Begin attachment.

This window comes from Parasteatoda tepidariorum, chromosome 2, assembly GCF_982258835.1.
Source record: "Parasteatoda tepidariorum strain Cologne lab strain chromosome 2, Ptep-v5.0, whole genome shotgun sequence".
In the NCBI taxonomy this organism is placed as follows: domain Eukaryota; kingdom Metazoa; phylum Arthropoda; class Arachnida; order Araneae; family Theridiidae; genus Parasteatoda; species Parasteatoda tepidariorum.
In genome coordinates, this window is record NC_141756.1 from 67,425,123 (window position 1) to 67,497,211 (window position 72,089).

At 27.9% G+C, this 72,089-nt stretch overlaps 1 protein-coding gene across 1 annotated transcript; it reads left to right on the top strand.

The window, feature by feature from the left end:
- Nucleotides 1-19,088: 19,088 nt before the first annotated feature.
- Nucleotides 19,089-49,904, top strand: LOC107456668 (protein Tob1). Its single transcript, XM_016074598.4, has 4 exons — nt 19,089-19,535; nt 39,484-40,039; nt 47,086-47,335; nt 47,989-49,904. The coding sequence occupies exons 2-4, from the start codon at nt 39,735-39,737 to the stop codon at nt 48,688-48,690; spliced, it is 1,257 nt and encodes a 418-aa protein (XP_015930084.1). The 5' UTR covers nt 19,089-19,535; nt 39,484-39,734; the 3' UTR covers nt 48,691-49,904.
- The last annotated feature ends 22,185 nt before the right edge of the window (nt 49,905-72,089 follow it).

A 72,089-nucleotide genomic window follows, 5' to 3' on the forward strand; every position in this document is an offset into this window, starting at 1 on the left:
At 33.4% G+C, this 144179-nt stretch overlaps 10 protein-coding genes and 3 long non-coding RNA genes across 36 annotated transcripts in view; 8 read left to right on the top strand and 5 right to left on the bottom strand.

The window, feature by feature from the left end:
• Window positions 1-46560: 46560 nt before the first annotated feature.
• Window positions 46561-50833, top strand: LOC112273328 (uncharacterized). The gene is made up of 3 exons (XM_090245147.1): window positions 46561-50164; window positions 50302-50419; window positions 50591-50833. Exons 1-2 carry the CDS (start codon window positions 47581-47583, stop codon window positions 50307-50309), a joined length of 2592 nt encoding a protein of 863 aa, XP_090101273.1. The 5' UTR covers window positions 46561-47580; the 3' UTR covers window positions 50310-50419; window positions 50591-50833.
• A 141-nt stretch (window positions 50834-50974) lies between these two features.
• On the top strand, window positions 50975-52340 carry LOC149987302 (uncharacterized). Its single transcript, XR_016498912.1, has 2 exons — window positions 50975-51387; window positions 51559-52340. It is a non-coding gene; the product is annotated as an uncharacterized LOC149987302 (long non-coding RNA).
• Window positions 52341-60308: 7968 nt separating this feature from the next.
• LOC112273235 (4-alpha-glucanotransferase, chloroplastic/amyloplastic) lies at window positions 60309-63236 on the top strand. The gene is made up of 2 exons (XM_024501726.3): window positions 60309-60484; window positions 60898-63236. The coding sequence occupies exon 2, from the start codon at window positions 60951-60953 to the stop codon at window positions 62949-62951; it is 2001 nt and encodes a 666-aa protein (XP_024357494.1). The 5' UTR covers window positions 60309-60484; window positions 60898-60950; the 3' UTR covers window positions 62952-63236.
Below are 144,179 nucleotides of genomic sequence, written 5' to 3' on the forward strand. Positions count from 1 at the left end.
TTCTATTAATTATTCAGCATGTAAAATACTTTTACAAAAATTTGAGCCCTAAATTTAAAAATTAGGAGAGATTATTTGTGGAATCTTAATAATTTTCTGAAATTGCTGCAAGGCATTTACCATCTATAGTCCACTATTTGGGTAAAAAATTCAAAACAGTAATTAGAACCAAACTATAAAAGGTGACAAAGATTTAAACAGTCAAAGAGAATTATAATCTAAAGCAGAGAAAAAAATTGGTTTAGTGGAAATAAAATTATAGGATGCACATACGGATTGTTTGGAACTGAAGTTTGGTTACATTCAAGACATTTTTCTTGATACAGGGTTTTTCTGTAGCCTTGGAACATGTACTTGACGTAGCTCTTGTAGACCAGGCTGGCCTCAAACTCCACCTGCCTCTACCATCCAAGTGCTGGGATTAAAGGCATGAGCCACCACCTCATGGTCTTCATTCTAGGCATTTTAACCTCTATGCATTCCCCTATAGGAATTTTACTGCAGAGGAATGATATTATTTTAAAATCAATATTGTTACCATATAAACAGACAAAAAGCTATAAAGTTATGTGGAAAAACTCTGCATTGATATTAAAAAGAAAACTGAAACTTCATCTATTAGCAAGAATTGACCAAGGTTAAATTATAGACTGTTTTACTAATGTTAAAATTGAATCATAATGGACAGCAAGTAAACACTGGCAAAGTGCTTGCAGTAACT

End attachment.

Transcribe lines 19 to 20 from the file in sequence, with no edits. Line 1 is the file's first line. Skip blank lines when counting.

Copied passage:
Below are 144,179 nucleotides of genomic sequence, written 5' to 3' on the forward strand. Positions count from 1 at the left end.
TTCTATTAATTATTCAGCATGTAAAATACTTTTACAAAAATTTGAGCCCTAAATTTAAAAATTAGGAGAGATTATTTGTGGAATCTTAATAATTTTCTGAAATTGCTGCAAGGCATTTACCATCTATAGTCCACTATTTGGGTAAAAAATTCAAAACAGTAATTAGAACCAAACTATAAAAGGTGACAAAGATTTAAACAGTCAAAGAGAATTATAATCTAAAGCAGAGAAAAAAATTGGTTTAGTGGAAATAAAATTATAGGATGCACATACGGATTGTTTGGAACTGAAGTTTGGTTACATTCAAGACATTTTTCTTGATACAGGGTTTTTCTGTAGCCTTGGAACATGTACTTGACGTAGCTCTTGTAGACCAGGCTGGCCTCAAACTCCACCTGCCTCTACCATCCAAGTGCTGGGATTAAAGGCATGAGCCACCACCTCATGGTCTTCATTCTAGGCATTTTAACCTCTATGCATTCCCCTATAGGAATTTTACTGCAGAGGAATGATATTATTTTAAAATCAATATTGTTACCATATAAACAGACAAAAAGCTATAAAGTTATGTGGAAAAACTCTGCATTGATATTAAAAAGAAAACTGAAACTTCATCTATTAGCAAGAATTGACCAAGGTTAAATTATAGACTGTTTTACTAATGTTAAAATTGAATCATAATGGACAGCAAGTAAACACTGGCAAAGTGCTTGCAGTAACT